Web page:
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Kruger, the leading seller in Canada of toilet paper – none seen here at a Loblaws in Guelph, Ont. on March 17, 2020 – (with its Cashmere and Purex brands) and facial tissue (Scotties), reported adjusted earnings before interest, taxes, depreciation and amortization (EBITDA) of $51-million.

Stephen C. Host/The Canadian Press

A pandemic-related surge in toilet-paper buying has been good for the bottom line of Canada’s largest producer.

Kruger Products LP of Mississauga on Friday reported revenue from its toilet-paper, paper-towel, facial-tissue and napkin business, in the quarter ended March 31, of $375.1-million, up 15.5 per cent over the same period a year ago, excluding figures from a divested unit.

Kruger, the leading seller in Canada of toilet paper (with its Cashmere and Purex brands) and facial tissue (Scotties), reported adjusted earnings before interest, taxes, depreciation and amortization (EBITDA) of $51-million. That is up 116.4 per cent, year over year, and $8-million higher than consensus analyst estimates. Net income was $8.4-million, up from a $3.2-million loss.

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Empty toilet-paper shelves in stores marked the early days of the COVID-19 pandemic in March as consumers went on buying binges. Canadian sales of toilet paper doubled that month and levels for facial tissue and paper towels increased by more than 70 per cent year over year, data from market research firm Neilsen show.

While there have been ​shortages of some high-demand products, retailers say supply chains have mostly stayed strong and that stockpiling has levelled off. A Loblaw Cos. Ltd. spokesperson said toilet-paper inventory levels had nearly returned to normal and that the company had removed purchase limits on products such as paper towels and toilet paper.

Dino Bianco, CEO of Kruger and publicly traded part-owner KP Tissue Inc., said in an interview that the company had caught up to demand after squeezing extra production out of its eight North American plants, which were already running near capacity, by cranking up older inactive lines. It produced fewer items than usual, focusing on high-volume sellers such as 12-roll, two-ply packs. It also ran down inventories to as few as two days of product; normally it keeps from 25 to 35 days on hand.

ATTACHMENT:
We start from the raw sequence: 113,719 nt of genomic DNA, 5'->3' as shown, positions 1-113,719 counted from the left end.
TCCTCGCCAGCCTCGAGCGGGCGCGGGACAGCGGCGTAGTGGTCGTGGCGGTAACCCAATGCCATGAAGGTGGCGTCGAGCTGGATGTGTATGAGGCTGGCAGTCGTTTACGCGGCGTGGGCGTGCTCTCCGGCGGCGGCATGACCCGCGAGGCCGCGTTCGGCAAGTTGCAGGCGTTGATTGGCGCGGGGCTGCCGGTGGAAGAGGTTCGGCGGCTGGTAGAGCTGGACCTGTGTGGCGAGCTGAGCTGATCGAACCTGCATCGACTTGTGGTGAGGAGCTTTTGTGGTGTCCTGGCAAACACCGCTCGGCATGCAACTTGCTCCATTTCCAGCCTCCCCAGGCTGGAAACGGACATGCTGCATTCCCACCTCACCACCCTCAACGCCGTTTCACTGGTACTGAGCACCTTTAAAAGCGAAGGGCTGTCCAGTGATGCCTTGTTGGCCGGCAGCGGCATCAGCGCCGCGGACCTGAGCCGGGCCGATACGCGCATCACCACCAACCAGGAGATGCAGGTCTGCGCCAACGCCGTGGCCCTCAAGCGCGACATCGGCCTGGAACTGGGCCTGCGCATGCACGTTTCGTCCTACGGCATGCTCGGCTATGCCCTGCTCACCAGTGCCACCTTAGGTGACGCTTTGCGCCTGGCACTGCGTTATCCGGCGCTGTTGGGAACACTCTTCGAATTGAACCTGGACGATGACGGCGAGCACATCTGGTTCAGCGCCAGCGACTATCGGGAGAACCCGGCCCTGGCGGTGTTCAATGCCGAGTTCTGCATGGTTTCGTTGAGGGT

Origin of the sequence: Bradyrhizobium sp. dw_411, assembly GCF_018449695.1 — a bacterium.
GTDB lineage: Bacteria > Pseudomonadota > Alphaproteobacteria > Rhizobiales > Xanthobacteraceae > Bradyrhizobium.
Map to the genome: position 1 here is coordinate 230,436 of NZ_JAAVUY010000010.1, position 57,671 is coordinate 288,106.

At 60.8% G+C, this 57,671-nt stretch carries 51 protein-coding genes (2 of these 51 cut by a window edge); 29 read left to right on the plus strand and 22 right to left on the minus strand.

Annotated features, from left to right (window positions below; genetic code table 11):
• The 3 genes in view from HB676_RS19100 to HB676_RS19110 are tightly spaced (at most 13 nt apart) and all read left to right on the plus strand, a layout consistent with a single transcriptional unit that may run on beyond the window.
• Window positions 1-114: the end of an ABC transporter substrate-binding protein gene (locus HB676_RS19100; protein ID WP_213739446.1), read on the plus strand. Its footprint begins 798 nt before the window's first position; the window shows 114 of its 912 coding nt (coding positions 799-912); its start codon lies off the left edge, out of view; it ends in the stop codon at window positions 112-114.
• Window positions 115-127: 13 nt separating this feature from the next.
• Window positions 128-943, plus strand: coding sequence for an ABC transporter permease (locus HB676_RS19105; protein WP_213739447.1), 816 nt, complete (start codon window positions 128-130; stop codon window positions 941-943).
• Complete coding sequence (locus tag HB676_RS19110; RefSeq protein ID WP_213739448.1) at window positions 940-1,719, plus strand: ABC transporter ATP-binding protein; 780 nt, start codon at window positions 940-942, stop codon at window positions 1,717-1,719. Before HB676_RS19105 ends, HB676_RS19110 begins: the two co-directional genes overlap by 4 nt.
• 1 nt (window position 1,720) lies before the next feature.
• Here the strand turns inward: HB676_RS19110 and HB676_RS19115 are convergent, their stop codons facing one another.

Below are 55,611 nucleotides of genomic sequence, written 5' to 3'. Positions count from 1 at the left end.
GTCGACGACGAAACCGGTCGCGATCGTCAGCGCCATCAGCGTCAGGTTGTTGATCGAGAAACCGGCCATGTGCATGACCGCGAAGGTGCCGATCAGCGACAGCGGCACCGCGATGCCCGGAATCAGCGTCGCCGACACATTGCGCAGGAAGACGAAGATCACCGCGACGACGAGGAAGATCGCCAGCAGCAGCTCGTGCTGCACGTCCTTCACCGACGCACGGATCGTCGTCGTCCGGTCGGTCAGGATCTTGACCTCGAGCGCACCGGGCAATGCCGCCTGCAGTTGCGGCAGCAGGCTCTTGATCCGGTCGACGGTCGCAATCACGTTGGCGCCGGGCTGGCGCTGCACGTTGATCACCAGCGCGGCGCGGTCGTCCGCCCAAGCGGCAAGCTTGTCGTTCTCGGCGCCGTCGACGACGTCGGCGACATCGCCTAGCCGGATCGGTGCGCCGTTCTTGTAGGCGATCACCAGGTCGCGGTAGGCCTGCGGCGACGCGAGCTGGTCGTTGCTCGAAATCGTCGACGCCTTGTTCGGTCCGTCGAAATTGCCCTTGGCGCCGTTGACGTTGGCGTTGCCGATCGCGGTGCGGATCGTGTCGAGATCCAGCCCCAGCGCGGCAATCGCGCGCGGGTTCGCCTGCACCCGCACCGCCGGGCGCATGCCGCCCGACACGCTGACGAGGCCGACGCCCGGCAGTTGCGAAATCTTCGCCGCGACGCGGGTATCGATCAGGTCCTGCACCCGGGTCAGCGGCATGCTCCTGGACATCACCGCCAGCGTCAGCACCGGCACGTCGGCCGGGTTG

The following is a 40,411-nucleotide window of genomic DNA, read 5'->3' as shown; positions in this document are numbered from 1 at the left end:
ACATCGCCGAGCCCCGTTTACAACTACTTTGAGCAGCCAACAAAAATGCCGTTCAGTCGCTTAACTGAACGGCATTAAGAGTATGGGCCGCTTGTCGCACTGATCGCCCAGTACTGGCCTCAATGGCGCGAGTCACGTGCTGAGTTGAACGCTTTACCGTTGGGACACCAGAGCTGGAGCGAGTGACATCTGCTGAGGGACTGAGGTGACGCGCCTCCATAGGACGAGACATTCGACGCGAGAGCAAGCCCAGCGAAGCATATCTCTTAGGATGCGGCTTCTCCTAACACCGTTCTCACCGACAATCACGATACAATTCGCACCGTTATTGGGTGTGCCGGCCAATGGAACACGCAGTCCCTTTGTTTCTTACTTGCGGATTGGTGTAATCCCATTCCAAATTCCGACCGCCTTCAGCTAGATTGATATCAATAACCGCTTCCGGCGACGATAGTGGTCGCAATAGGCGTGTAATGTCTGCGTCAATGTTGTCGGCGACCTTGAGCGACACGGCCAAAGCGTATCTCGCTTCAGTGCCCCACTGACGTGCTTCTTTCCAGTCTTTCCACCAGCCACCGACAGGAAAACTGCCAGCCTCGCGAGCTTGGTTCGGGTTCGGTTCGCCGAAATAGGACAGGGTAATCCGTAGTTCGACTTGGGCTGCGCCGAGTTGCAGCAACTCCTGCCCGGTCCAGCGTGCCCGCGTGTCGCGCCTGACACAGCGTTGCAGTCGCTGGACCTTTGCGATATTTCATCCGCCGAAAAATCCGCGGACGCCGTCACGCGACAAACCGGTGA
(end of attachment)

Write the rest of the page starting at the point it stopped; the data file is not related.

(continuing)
The pandemic has thrown dynamics of KP’s business out of whack in other ways. Mr. Bianco said consumers, who typically keep a month’s worth of rolls on hand, had doubled that, due to hoarding and because they are spending more time at home. After strong March and April sales, “May will start to soften and rebalance and June will be a little softer” as consumers run down stockpiles to normal levels, he said. He said Kruger did not hike prices during the spike.

At the same time, its “away from home” business has seen steep order declines from offices, hotels, restaurants and stadiums, partly offset by health care facilities. While revenues from that business were up by 12.9 per cent, to $61.9-million in the quarter, Mr. Bianco said it was “too soon to tell” how the year would end up. “This is not a disaster story … it’s just not going to be at the level we would have expected," he said on a conference call.

Other pandemic-related macroeconomic shifts affected the business. The cost of one of its main inputs, NBSK pulp, priced in U.S. dollars, is up by 3.6 per cent since April – but a sharp decline in the Canadian dollar increased KP’s cost by 11 per cent.

Meanwhile, as workplaces emptied, they produced far less recycled office paper, which accounts for close to one-quarter of the raw material Kruger uses to make pulp. That has led to a doubling in price for the material since February, which will cost Kruger close to $10-million more this year.

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To protect itself from any potential system shocks, the company is also now keeping two months of supply at hand, and is eyeing the first lull to do maintenance on machines that have been running “pretty hard,” Mr. Bianco said.

The company, which cut the number of different items it sells to less than 100 from more than 300 during the pandemic, will likely bring that back to less than 150 when things settle out. “I think we can eliminate most of our” slower-selling items, Mr. Bianco said.

Overall, the company expects EBITDA of between $31.6-million and $51-million in the second quarter. “We remain constructive on [KP’s] ability to navigate the pandemic and postpandemic market,” said National Bank Financial analyst Zach Evershed in a note, as he upped his stock-price target to $12.50 from $12 and reiterated his “outperform” rating.

KP stock closed down 2 per cent Friday, at $9.97, on the TSX

With reports from Susan Krashinsky Robertson

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